Senior Honors Theses Presentations Spring 2022

Ian Reinke – Ainsley Morse Advisor
Remnants of an Uneasy Linguistic Legacy:
Language Politics in Post-Independence Ukraine and Moldova

When the Russian Federation launched a full-scale invasion of Ukraine on February 24th, 2022, one argument aimed at justifying this dramatic escalation of the war was the idea that Russia was fulfilling its responsibility to protect ethnic Russians and Russophone populations from discrimination. Rooted in the doctrine of the "Russian World," this narrative has been continually employed in the post-Soviet period when defending Russia's interventionist actions in its geopolitical neighborhood.  In this thesis, I examine how this doctrine and the uneasy remnants of earlier Russification policies have shaped the development of language politics in post-independence Ukraine and Moldova. I analyze the interconnectedness of arguments centered around "Russian World" with the ongoing political strife and separatist conflicts in the two countries. Through considering several major events in each nation's post-independence period, I conclude that both case studies reveal much about how language politics in Eastern Europe are continually affected by the ghosts of the region's linguistic past, and propose how these case studies can more broadly contribute to understanding how formerly subjugated nations in post-Soviet Eurasia are grappling with the linguistic legacy of colonization and imperialism.  

Savanna Eller – Sergei Kan Advisor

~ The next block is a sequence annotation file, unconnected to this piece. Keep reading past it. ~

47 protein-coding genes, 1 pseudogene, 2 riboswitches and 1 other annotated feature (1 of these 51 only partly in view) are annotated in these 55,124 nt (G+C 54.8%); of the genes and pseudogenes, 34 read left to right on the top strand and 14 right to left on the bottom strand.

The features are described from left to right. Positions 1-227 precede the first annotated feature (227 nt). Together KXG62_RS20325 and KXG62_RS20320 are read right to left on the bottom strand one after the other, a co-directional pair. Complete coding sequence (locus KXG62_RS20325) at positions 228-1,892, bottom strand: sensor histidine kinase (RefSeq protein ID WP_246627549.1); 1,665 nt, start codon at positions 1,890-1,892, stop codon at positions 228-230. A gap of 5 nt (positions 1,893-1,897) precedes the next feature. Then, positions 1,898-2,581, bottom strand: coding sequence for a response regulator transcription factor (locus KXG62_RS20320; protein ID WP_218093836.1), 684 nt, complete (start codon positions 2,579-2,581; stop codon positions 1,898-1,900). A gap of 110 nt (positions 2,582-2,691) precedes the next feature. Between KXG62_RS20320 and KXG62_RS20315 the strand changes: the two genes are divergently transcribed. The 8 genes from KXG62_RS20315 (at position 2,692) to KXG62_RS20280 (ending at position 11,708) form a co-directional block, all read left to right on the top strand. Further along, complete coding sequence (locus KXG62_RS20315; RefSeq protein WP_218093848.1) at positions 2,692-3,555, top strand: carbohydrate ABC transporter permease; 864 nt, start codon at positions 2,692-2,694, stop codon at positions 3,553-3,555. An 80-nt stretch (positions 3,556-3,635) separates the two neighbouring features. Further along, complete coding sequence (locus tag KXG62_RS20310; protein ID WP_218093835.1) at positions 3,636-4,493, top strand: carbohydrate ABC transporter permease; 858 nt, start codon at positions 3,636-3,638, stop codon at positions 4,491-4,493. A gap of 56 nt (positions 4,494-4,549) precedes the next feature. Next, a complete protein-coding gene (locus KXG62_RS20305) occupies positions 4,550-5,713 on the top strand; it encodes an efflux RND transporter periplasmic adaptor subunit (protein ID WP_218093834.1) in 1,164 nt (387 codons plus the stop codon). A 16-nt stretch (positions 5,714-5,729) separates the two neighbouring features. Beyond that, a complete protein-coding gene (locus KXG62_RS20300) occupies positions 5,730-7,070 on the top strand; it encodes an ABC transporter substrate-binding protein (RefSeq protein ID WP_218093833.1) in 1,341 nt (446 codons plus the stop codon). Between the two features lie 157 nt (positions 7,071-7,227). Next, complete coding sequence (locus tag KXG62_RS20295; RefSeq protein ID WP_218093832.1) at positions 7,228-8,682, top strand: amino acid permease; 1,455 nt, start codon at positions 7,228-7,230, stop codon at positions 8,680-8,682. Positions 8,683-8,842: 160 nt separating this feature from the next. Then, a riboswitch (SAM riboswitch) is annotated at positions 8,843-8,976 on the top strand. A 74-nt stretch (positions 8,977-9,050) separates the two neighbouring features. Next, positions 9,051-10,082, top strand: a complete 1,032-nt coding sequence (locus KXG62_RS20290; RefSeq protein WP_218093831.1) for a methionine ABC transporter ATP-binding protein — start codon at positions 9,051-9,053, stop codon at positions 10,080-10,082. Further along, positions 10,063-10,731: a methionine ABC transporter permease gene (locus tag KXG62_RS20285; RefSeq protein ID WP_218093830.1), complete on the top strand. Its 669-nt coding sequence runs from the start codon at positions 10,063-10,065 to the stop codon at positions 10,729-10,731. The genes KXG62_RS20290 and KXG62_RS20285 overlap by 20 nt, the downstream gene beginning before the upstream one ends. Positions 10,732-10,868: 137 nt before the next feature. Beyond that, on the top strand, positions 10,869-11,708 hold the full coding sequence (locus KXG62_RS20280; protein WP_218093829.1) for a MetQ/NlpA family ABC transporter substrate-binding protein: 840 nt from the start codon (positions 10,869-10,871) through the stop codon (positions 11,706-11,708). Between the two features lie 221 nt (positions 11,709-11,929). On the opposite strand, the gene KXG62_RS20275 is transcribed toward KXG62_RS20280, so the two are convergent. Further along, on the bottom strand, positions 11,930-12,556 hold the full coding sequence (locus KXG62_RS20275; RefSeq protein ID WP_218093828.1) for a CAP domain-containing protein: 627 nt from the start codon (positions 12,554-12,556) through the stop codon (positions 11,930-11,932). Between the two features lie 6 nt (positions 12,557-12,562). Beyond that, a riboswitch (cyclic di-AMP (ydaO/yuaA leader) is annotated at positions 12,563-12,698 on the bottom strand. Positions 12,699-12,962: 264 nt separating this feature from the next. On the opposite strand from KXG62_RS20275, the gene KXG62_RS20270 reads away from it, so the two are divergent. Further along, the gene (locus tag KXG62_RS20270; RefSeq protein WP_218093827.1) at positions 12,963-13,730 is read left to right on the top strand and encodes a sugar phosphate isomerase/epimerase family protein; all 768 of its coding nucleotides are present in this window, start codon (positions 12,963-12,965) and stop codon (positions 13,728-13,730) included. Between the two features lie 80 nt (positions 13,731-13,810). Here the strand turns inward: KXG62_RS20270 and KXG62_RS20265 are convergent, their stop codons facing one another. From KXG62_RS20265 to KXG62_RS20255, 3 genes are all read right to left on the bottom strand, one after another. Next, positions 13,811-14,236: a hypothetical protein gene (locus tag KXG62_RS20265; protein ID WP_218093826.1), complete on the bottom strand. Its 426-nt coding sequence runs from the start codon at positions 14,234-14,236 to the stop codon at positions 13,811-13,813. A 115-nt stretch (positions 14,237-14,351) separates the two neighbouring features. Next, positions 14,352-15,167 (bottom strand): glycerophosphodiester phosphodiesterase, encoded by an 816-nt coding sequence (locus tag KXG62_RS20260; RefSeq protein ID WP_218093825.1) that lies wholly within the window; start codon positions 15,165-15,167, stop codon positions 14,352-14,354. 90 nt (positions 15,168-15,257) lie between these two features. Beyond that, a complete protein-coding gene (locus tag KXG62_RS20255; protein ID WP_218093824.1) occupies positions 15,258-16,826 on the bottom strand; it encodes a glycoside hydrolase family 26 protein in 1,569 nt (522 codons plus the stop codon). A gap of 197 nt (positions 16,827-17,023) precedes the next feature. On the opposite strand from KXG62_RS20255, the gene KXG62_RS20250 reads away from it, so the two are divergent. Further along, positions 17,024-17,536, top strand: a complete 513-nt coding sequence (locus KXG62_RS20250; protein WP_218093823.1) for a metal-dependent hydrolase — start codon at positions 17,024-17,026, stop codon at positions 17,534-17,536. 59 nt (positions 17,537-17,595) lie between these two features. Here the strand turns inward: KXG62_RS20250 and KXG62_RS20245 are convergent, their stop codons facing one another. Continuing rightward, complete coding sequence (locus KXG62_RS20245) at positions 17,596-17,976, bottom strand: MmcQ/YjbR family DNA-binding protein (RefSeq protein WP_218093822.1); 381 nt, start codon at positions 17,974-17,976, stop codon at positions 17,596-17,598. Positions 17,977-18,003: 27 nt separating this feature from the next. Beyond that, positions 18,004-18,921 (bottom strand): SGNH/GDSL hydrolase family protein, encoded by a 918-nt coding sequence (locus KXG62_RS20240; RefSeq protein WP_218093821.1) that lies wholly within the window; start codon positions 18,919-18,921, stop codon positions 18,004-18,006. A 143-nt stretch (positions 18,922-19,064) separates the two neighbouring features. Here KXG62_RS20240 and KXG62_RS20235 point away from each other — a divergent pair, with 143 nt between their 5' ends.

Russian Orthodoxy in Alaska: History and Contemporary Perspectives

This thesis examines the existence of Russian Orthodox Christianity in Alaska both as a cultural artifact of hundreds of years of history and as a living spiritual practice shaped by its adherents both past and present. In many ways the strongest remaining cultural vestige of the Russian era (1741-1867), Alaskan Russian Orthodoxy provides a unique window into the lasting effects of Russia's influence in North America. I evaluate the conversion of Alaska during the Russian period, considering both the practical reasons Alaskan Natives chose to become Russian Orthodox and the spiritual compatibilities that helped the religion become, over time, complementary to indigenous cosmologies. I also consider in what ways Russian Orthodoxy as a religious organization severed from imperial influence persisted and, in some cases, grew in popularity through the twentieth century. Finally, I include narratives from several Alaskan people from different backgrounds and viewpoints who identify as Russian Orthodox and have during their lives deeply considered what that means to them.

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